When the New York City Council gets its way, and Manhattan’s Columbus Avenue becomes Indigenous Boulevard, no more 1-year-olds will die of fentanyl poisoning at drug-front day-care centers in The Bronx.
Because everybody knows that the most critical problem facing a city suffering rising crime, daunting budget projections and a federal border breakdown is that the nation’s founders were men of their times.
Thus the municipal legislature — traditionally a haven for hacks but more recently attractive to radical activists — is scheming to set things straight: It’s fixing to cancel all official notice of America’s first citizens, never mind their role in founding the nation Abraham Lincoln termed “the last best hope of earth.”
(But what did that dead white guy know, anyway? Right?)
So bye-bye monuments; farewell Columbus Circle (Chris was an ur-offender, if not a founder) — and, indeed, sayonara to the understanding that greatness usually co-exists with imperfection.
And when Washington Square Park becomes Che Guevara Plaza, 80-year-old grandmothers will no longer be shot dead in the street by cold-blooded gangbangers.
This is, of course, a mind-bendingly stupid approach to municipal governance — but it has real utility for council members. To wit:
- It helps the radicals among them impose versions of the past that support otherwise ludicrous policies — such as cash reparations for slavery. That’s also on the council’s to-do list, and it represents a particularly egregious historical distortion given New York’s actual role in the antebellum abolition movement and the Civil War itself.
- It allows the body’s dimwits and lay-abouts to pretend they are earning their six-figure salaries.
- It provides cover for previous legislative misdeeds, such as the council’s post-Eric Garner/George Floyd hobbling of NYPD efforts to bring order to the city’s increasingly chaotic public spaces.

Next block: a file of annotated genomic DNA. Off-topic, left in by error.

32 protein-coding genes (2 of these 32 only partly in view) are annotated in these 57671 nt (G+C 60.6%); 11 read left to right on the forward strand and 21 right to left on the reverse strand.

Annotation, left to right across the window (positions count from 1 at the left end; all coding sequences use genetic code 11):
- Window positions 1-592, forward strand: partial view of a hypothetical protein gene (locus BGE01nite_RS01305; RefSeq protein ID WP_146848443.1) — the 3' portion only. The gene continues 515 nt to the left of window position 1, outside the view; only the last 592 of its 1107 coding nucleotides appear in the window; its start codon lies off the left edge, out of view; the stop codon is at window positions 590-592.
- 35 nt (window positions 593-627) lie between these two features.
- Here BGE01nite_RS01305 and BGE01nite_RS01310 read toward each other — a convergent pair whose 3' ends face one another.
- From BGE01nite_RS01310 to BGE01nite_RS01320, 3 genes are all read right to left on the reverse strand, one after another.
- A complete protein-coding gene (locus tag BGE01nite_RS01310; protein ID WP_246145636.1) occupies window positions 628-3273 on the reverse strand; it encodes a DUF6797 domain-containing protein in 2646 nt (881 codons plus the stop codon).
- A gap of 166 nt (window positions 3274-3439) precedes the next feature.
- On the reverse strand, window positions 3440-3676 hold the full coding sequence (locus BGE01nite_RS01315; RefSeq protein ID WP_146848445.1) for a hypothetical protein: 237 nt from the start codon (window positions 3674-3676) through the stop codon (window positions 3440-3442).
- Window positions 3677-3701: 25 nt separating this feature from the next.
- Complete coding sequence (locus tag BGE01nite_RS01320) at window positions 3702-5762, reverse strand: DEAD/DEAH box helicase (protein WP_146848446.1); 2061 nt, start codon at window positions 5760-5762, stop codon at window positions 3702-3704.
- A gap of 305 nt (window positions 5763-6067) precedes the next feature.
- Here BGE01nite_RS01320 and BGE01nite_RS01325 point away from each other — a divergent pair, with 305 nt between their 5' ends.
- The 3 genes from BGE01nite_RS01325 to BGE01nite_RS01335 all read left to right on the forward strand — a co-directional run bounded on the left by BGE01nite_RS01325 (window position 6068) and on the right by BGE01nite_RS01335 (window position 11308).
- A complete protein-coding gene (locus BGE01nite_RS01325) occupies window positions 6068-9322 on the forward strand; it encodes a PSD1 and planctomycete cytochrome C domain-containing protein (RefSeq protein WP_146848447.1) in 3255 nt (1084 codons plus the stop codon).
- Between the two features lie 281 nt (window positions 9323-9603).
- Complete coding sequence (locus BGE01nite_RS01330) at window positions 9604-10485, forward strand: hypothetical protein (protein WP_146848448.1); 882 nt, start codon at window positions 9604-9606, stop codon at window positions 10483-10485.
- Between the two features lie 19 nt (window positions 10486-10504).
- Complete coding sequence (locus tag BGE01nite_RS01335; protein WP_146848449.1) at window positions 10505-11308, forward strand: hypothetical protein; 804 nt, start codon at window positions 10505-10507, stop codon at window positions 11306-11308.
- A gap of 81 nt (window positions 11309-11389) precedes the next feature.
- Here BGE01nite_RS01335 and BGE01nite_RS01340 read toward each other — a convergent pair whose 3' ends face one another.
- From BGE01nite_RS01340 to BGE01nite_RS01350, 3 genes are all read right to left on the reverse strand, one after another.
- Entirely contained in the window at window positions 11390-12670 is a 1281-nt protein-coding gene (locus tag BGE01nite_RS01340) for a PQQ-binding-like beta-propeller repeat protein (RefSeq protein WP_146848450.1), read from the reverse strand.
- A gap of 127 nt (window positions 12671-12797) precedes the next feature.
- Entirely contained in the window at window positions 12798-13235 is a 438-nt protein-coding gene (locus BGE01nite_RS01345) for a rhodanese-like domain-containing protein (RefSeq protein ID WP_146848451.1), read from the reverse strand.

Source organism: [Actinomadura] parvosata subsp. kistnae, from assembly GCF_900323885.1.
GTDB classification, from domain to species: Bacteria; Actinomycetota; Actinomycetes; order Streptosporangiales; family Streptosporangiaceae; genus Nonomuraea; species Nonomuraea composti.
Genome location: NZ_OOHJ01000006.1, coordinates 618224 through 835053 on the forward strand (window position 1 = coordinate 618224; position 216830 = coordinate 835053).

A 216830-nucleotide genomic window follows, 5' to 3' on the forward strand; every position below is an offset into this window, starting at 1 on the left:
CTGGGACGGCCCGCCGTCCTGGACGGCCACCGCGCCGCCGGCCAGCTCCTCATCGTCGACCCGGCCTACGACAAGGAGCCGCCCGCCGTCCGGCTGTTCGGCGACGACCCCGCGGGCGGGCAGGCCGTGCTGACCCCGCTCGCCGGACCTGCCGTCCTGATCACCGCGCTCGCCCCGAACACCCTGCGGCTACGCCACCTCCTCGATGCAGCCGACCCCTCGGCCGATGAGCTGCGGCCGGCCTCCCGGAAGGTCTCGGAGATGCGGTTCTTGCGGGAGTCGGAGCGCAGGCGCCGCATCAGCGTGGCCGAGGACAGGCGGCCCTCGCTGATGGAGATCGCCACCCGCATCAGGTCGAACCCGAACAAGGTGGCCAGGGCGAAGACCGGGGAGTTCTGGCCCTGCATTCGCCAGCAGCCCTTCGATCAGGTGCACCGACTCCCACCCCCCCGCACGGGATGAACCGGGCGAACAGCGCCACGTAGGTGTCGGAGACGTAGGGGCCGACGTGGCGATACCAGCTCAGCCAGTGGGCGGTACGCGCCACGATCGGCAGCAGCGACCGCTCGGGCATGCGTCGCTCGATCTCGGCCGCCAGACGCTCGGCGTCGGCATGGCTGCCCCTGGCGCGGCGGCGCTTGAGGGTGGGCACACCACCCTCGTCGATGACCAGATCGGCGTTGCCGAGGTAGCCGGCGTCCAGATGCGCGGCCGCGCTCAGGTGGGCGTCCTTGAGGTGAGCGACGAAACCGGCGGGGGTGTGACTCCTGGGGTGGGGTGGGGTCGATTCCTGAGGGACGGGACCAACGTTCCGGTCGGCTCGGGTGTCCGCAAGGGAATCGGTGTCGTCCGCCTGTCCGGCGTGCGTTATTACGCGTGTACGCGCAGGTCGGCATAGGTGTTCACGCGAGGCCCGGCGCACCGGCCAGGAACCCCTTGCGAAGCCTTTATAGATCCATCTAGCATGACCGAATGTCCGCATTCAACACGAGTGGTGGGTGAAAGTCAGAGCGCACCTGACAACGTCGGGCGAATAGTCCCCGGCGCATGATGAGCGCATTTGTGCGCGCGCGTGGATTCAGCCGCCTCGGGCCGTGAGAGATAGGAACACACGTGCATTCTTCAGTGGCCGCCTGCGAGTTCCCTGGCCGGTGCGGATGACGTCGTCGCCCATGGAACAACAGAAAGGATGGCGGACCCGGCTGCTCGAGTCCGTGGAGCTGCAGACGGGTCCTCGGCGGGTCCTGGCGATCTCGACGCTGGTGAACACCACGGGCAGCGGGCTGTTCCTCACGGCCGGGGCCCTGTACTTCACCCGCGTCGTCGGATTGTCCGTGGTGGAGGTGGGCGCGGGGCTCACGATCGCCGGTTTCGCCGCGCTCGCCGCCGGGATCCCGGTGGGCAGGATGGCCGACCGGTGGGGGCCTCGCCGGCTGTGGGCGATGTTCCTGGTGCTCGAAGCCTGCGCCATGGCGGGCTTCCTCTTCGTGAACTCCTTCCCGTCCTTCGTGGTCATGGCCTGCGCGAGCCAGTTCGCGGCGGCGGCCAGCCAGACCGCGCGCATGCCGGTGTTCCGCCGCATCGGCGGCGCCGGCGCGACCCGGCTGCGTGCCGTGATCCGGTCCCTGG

- And it also diverts attention from council members’ unrealistic, highly ideological — indeed, often child-like — approach to public policy. Which, in turn, can serve to camouflage darker motives.
Let’s be frank: There’s no obvious good reason to change the name of, say, Brooklyn’s Thomas Jefferson High School if most of its students can’t read at grade level anyway.
But you can bet Mike Mulgrew and the United Federal of Teachers — a prime source of council campaign dollars — won’t object. Not if it keeps the heat off.
There’s nothing original in any of this, of course: Deflection is easier than the hard work involved in grown-up policy-making.
And there are few political points to be earned in telling constituents the truth — that all too often their problems reside in personal choices, and not the perceived misdeeds of men who have been dead for two centuries or longer.
For sure, past policies have contemporary consequences.
But the fact that Christopher Columbus, et al., unknowingly brought smallpox to the Americas; that George Washington owned slaves, or that America’s founders didn’t always live up to their professed ideals is of no significance to the family of that poor 1-year-old in The Bronx.
So yes, history matters. But when solutions are required, cancel culture is a cop-out.
Then again, copping out is what the New York City Council has always done best. Speaking of history.